Page images
PDF
EPUB

LIMESTONE BROTH

By Gerald Griffin

[graphic]

^&W;/-^vSl^r fatner went once upon a time about '"*''' the country, in the idle season, seeing

if he could make a penny at all by cutting hair or setting rashurs or penknives, or any other job that would fall in his way.

Weel an' good—he was one day walking alone in the mountains of Kerry, without a ha'p'ny in his pocket (for though he traveled afoot, it cost him more than he earned), an' knowing there was but little love for a County Limerick man in the place where he was, an' being half perished with the hunger, an' evening drawing nigh, he didn't know well what to do with himself till morning.

Very good—he went along the wild road: an' if he did, he soon sees a farmhouse at a little distance o' one side—a snug-looking place, with the smoke curling up out of the chimney, an' all tokens of good living inside. Well, some people would live where a fox would starve.

What do you think did my father do? He wouldn't beg (a thing one of our people never done yet, thank heaven!) an' he hadn't the money to buy a thing, so what does he do? He takes up a couple o' the big limestones that were lying in the road, in his two hands, an' away with him to the house.

[graphic][merged small]

'Lord save all here!' says he, walking in the door.

'And you kindly,' says they.

'I'm come to you,' says he, this way, looking at the two limestones, 'to know would ye let me make a little limestone broth over your fire, until I'll make my dinner?'

'Limestone broth!' says they to him again: 'what's that, arooV

'Broth made of limestone,' says he; 'what else?'

'We never heard of such a thing,' says they.

'Why, then, you may hear it now,' says he, 'an' see it also, if you'll gi' me a pot an' a couple o' quarts o' soft water.'

'You can have it an' welcome,' says they.

So they put down the pot an' the water, an' my father went over an' tuk a chair hard by the pleasant fire for himself, an' put down his two limestones to boil, an' kept stirrin' them round like stir-about.

Very good—well, by-an'-by, when the wather began to boil—' 'Tis thickening finely,' says my father; 'now if it had a grain o' salt at all, 'twould be a great improvement to it.'

'Raich down the salt-box, Nell,' says the man o' the house to his wife. So she did.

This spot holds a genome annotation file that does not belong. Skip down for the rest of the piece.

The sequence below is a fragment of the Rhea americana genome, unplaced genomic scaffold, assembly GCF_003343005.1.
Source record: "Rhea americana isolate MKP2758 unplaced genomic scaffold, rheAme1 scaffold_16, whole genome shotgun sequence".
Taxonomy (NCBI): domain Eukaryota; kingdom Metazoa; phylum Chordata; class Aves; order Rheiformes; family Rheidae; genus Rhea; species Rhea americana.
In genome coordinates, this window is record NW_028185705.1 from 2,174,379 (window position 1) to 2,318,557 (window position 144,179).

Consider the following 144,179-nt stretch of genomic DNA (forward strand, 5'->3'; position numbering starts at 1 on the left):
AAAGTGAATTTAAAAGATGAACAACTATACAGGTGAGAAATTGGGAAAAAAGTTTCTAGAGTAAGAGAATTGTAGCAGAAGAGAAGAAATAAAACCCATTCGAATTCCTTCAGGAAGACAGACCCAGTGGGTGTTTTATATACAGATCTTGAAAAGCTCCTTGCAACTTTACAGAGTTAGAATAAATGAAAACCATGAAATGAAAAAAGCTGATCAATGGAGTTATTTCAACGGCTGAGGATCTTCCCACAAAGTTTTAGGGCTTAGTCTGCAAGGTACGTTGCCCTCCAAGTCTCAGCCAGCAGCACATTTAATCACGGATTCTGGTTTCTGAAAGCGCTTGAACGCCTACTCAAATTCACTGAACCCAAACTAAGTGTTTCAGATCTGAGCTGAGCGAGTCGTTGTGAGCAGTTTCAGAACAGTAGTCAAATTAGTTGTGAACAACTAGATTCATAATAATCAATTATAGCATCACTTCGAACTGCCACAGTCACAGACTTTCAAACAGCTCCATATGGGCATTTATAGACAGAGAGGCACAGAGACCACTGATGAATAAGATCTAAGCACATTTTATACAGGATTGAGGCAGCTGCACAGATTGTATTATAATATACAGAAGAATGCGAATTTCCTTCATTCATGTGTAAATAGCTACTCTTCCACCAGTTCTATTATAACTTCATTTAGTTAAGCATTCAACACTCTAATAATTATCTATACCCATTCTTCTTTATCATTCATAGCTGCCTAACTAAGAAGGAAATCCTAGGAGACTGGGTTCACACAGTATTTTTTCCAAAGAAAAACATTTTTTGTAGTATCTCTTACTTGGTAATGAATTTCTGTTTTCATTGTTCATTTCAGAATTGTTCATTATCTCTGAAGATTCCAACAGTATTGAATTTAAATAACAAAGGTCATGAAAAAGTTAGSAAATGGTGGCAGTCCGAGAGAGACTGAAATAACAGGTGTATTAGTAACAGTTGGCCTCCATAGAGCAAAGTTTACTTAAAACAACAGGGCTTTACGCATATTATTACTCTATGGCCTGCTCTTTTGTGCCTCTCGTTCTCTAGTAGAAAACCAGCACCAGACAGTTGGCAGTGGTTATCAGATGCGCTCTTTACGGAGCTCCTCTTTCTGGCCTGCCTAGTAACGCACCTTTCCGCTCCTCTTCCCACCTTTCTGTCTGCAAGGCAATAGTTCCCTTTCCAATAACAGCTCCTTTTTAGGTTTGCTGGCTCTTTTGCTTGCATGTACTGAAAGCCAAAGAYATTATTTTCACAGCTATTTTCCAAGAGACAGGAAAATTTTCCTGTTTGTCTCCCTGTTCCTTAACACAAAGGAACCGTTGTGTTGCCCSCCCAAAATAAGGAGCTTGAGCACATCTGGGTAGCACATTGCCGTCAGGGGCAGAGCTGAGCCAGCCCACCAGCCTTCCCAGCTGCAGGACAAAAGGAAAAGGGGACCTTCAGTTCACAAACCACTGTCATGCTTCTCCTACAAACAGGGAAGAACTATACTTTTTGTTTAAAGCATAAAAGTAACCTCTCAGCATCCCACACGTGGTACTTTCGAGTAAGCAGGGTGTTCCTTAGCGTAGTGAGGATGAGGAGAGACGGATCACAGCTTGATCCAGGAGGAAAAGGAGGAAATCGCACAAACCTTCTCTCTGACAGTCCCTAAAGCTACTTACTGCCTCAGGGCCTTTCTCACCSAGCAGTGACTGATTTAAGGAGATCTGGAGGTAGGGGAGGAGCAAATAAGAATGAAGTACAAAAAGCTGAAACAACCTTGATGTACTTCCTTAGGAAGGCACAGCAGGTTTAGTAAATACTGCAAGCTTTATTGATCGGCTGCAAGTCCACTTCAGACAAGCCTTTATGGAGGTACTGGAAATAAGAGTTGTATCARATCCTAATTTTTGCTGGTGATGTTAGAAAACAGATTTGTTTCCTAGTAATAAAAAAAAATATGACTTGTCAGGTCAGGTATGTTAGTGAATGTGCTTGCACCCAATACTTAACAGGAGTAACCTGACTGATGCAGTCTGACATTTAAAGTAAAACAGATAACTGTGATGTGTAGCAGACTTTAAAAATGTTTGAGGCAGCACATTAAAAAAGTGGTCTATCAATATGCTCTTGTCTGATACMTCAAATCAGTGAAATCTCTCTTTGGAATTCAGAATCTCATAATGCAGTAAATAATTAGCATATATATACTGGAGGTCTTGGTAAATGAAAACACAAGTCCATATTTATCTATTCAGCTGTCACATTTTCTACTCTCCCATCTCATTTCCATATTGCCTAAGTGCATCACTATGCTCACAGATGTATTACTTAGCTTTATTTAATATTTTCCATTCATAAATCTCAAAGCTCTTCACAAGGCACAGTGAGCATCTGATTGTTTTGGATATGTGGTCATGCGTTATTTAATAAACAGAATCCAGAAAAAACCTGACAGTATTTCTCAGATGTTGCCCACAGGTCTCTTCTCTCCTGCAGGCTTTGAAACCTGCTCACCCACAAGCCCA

'Oh, that's the very thing, just,' says my father, shaking some of it into the pot. So he stirred it again a while, looking as sober as a minister. Byan'-by he takes the spoon he had stirring it an' tastes it.

'It is very good now,' says he, 'altho' it wants something yet.'

'What is it?' says they.

'Oyeh, wisha nothin',' says he; 'maybe 't is only fancy o' me.'

'If it's anything we can give you,' says they, 'you're welcome to it.'

''Tis very good as it is,' says he; 'but when I'm at home, I find it gives it a fine flavor just to boil a little knuckle o' bacon, or mutton trotters, or anything that way along with it.'

'Raich hether that bone o' sheep's head we had at dinner yesterday, Nell,' says the man o' the house.

'Oyeh, don't mind it,' says my father; 'let it be as it is.'

'Sure if it improves it, you may as well,' says they.

'Baithershin!' says my father, putting it down.

So after boiling it a good piece longer, ' 'Tis fine limestone broth,' says he, 'as ever was tasted, and if a man had a few piatez,' says he, looking at a pot o' them that was smoking in the chimney corner, 'he couldn't desire a better dinner.'

They gave him the piatez, and he made a good dinner of themselves and the broth, not forgetting the bone, which he polished equal to chaney before he let it go. The people themselves tasted it, an' tho't it as good as any mutton broth in the world."

THE KNOCKOUT

Adapted From The Autobiography of Davy Crockett

[graphic]

jdkNE day as I was walking through the woods, I came to a clearing on a hillside, and as I climbed the slope I was startled by loud, profane and boisterous voices which seemed to proceed from a thick cover of undergrowth about two hundred yards in advance of me. "You kin, kin you?"

"Yes I kin and I'm able to do it! Boo-oo-oo!— O wake snakes, brimstone and fire! Don't hold me, Nick Stoval; the fight's made up and I'll jump down your throat before you kin say 'quit.''

"Now Nick, don't hold him! Just let the wildcat come, and I'll tame him. Ned'll see me a fair fight, won't you Ned?"

"O ves, I'll see vou a fair fight; blast mv old shoes if I don't."

"That's sufficient, as Tom Haines said when he saw the elephant; now let him come."

Thus they went on with countless oaths and with much that I could not distinctly hear. In mercy's name, I thought, what a band of ruffians is at work here. I quickened my gait and had come nearly opposite the thick grove, whence the noises proceeded, when my eye caught, indistinctly through the foliage of the scrub oaks and hickories that inter

« PreviousContinue »